A post to the comments on my review of the 2000 William Hill Cab got me thinking about vintage charts and how maybe they are a bit outdated. With advances in technology, vineyard management, clone selection and global warming, most years produce decent wines. There have been no terrible vintages like in the 20th century with the possible exception of the perception of 2000 in the Napa Valley. Robert Parker rated this year a 78 on his scale; on the high side of “average.” Not terrible by any measure but a lot of wine geeks don’t think any of the wines from that year are worth trying.
So I thought it would be interesting to see what a quick search in the Wine Spectator online database would turn up. I found three wines rated 95 or above from 2000; they are:
- Colgin, Cabernet Sauvignon, Napa Valley, Tychson Hill Vineyard 2000, Score: 96
- Colgin, Cabernet Sauvignon, Napa Valley, Herb Lamb Vineyard 2000, Score: 95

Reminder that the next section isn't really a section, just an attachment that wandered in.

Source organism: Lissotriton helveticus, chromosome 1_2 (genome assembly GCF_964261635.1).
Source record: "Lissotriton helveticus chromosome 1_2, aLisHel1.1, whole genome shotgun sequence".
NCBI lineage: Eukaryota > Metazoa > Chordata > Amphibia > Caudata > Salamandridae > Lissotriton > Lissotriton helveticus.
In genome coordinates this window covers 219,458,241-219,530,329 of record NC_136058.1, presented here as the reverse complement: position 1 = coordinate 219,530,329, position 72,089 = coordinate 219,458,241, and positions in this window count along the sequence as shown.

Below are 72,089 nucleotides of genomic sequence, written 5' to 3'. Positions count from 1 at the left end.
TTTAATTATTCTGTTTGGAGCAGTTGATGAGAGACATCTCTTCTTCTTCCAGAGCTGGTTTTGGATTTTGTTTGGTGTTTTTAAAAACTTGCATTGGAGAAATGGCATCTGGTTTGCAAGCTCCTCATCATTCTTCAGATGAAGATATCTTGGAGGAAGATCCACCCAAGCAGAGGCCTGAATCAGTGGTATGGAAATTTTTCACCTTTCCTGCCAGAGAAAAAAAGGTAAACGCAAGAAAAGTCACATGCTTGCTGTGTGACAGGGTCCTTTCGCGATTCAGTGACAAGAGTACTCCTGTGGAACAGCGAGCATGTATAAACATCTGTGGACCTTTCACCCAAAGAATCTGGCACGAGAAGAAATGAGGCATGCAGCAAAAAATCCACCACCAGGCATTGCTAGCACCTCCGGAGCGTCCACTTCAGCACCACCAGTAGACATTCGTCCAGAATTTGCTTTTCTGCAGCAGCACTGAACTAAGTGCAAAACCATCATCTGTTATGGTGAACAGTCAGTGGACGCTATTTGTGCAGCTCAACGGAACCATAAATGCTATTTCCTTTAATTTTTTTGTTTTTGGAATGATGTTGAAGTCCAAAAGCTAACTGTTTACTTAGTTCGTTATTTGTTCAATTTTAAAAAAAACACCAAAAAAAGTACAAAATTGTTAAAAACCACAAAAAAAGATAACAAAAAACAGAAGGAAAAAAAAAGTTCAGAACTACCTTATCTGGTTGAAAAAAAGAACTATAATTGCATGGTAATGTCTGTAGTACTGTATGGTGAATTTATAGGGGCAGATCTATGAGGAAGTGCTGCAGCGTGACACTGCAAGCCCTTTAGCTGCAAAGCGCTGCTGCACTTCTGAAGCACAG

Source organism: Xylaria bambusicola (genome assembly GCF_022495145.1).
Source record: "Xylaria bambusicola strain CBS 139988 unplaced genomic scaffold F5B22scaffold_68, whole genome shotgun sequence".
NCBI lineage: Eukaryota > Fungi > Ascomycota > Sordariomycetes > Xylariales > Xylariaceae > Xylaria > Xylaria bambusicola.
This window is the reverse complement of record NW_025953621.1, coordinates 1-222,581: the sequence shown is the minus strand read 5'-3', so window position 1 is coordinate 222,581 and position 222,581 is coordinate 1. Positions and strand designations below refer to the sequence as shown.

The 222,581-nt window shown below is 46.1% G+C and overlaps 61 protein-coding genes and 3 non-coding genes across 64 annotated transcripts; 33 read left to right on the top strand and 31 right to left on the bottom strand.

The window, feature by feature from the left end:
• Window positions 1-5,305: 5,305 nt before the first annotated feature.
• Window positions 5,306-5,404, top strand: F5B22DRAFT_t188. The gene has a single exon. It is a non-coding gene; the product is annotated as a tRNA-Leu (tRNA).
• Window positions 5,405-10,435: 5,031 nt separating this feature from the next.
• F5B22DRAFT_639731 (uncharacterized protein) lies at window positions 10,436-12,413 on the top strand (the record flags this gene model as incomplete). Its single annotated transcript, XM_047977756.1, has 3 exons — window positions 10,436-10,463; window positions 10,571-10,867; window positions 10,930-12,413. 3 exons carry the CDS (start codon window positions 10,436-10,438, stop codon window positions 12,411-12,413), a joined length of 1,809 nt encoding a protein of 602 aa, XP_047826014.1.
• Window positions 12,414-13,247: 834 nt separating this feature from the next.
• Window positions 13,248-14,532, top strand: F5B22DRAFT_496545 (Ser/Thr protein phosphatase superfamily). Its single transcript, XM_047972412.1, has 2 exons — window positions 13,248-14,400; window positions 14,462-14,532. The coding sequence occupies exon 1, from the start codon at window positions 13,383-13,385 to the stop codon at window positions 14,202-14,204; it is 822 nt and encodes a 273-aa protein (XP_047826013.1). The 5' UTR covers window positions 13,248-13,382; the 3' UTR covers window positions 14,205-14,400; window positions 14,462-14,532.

- Shafer, Cabernet Sauvignon, Stags Leap District, Hillside Select 2000, Score: 95
A quick look on either side of the year in question turned up 11 wines for 1999 (Parker 88 vintage) and 13 wines for 2001 (Parker 96). All this means is there are really not many great wines in a year no matter how highly the vintage is rated. Often times there are better values to be had in these average years than in the years everyone agrees are excellent.
My advice is to trust you palate over general vintage assessments and don’t listen to Michel Rolland about who makes great Napa Cab